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Weekly Shabbos Halacha Series
Halachos Series on Hilchos Shabbos

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Published by
Pirchei Shoshanim

A Project of
The Shema Yisrael Torah Network

Written by

Rabbi Dovid
Ostroff, shlita

 

These Halachos were shown by Rabbi Ostroff to
HaGaon HaRav Moshe Sternbuch, shlita

 

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Questions for the Week of Parshas Ki Savo

 

Chazora

Last week we learned that in order to do chazora [1] one has to comply with certain conditions. What if I did not comply with all of them, may I still do chazora?

It depends which conditions were not adhered to. If you had in mind to return the food to the blech [2] but placed the pot onto the counter and let go, the Mishna Brura [3] rules that, when necessary, since you intended to return it you may return it provided you have complied with the other three conditions. Namely, 1) the food is still warm, 2) the fire is covered (either with a blech or you use a hotplate) and 3) the food is fully cooked. .

Are there other cases where one may return the food to the blech even though you did not fulfill all five conditions?

If you are still holding the pot of food, even if you did not have in mind to return it to the fire and the food is needed, it may be returned, again, provided the other conditions have been fulfilled. [4]

What if I forgot to cover the flames with a blech?

Then you cannot do chazora. One is only allowed to return food to a covered fire or to a Shabbos hot plate and we learned a couple of weeks ago that you may position a blech on Shabbos. If this is not possible, you can return the food to a neighbor's blech or hot plate, providing you comply with all the other conditions.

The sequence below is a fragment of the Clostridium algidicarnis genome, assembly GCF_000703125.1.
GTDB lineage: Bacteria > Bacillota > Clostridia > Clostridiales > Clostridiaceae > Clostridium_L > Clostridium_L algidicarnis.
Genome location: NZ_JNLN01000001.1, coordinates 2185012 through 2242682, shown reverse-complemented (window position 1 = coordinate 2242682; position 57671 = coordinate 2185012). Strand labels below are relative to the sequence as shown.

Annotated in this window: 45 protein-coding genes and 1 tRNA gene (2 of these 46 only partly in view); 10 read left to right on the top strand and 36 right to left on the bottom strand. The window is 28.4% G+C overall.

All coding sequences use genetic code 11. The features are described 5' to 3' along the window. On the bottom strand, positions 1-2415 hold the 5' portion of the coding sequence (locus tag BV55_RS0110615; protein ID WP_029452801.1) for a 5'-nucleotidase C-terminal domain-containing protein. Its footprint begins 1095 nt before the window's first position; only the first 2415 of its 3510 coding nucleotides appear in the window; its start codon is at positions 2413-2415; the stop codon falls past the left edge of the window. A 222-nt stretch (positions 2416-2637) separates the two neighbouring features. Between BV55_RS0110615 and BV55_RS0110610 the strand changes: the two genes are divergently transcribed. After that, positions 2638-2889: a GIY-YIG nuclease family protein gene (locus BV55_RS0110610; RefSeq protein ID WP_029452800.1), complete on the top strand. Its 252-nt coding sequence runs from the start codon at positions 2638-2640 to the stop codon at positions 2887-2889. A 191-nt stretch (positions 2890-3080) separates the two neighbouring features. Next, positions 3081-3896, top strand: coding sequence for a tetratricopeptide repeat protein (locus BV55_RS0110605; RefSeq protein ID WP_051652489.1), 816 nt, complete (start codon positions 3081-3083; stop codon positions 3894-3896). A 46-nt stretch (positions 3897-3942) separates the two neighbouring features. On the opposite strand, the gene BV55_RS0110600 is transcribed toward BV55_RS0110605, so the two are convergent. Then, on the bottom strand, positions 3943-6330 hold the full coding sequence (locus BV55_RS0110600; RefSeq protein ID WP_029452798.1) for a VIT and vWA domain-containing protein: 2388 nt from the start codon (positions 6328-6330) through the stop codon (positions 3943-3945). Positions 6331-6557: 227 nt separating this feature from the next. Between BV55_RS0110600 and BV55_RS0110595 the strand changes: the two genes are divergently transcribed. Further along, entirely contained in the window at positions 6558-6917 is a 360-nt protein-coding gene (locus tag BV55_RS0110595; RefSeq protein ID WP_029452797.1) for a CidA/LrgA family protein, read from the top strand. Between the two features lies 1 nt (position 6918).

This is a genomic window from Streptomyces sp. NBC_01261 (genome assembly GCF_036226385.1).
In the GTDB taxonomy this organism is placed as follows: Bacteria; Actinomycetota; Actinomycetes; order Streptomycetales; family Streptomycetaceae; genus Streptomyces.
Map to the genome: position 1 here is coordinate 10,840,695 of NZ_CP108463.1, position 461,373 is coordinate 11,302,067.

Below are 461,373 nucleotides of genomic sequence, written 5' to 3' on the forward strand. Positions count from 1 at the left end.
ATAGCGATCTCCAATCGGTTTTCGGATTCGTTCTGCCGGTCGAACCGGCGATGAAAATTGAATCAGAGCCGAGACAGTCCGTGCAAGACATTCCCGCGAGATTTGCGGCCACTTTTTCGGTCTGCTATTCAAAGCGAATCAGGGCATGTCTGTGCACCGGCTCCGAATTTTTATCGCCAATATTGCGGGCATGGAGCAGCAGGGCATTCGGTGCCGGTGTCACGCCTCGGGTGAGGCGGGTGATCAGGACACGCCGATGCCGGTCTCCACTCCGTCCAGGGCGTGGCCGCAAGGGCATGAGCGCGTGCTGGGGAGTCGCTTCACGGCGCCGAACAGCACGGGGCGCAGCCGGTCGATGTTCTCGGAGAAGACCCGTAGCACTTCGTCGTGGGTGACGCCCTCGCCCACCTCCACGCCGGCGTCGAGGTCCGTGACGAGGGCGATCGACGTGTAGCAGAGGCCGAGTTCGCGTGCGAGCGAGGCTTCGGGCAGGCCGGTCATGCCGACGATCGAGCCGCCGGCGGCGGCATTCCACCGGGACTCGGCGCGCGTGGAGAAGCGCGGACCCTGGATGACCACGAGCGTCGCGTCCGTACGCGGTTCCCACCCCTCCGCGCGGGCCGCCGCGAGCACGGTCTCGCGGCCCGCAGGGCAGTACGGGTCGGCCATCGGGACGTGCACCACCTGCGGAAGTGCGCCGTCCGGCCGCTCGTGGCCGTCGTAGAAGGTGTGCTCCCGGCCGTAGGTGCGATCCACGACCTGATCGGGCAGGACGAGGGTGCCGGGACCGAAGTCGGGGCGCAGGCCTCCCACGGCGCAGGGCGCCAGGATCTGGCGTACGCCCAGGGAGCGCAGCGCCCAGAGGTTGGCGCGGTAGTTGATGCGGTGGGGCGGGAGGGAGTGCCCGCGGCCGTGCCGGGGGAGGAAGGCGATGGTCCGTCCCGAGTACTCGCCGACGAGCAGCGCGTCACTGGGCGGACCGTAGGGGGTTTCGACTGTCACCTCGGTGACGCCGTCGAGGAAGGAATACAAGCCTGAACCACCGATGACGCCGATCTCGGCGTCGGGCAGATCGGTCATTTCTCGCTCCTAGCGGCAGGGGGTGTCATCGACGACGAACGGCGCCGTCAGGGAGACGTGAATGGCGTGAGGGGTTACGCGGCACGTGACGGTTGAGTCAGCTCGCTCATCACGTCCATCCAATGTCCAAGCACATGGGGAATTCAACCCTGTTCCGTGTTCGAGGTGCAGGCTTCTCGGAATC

Bishul

If the pots lid was removed, may I cover the pot?

It depends; if the food is not yet fully cooked you may not cover the pot, as a covered pot cooks more rapidly than an uncovered pot, and thereby you might be liable for the melacha of Bishul cooking.

If the food is fully cooked some poskim hold that it is muter to cover the pot. Others hold that one must first remove the pot from the fire, cover it, and then return it to the fire. [5]

Which foods may one heat up on Shabbos itself, and how?

Foods without liquid or gravy, e.g. kugel, schnitzel or rice, that are fully cooked may be placed on top of a pot that is on the fire. [6] One may also place dry foods on the Shabbos water urn.

What is the basis for this heter?

One may not place fully cooked food directly onto an open flame because it appears like cooking on Shabbos mechzi kimvashel. Several poskim permit placing cold, cooked dry food directly onto a hotplate and others disagree. One must ask one's rav as to the correct conduct.

The Shulchan Aruch permits [7] placing cold, fully cooked dry food above another pot that is already on the fire or above the water urn. The reason for this is that it is not mechzi kimvashel, because the heat source beneath is seen as heating the pot directly above it and not the pot above that pot. [8]

What if there is gravy also in the dish?

If the gravy is cold you are not allowed to heat it above the temperature of yad soledes bo, [9] which (for hilchos Shabbos) is approx. 40 45.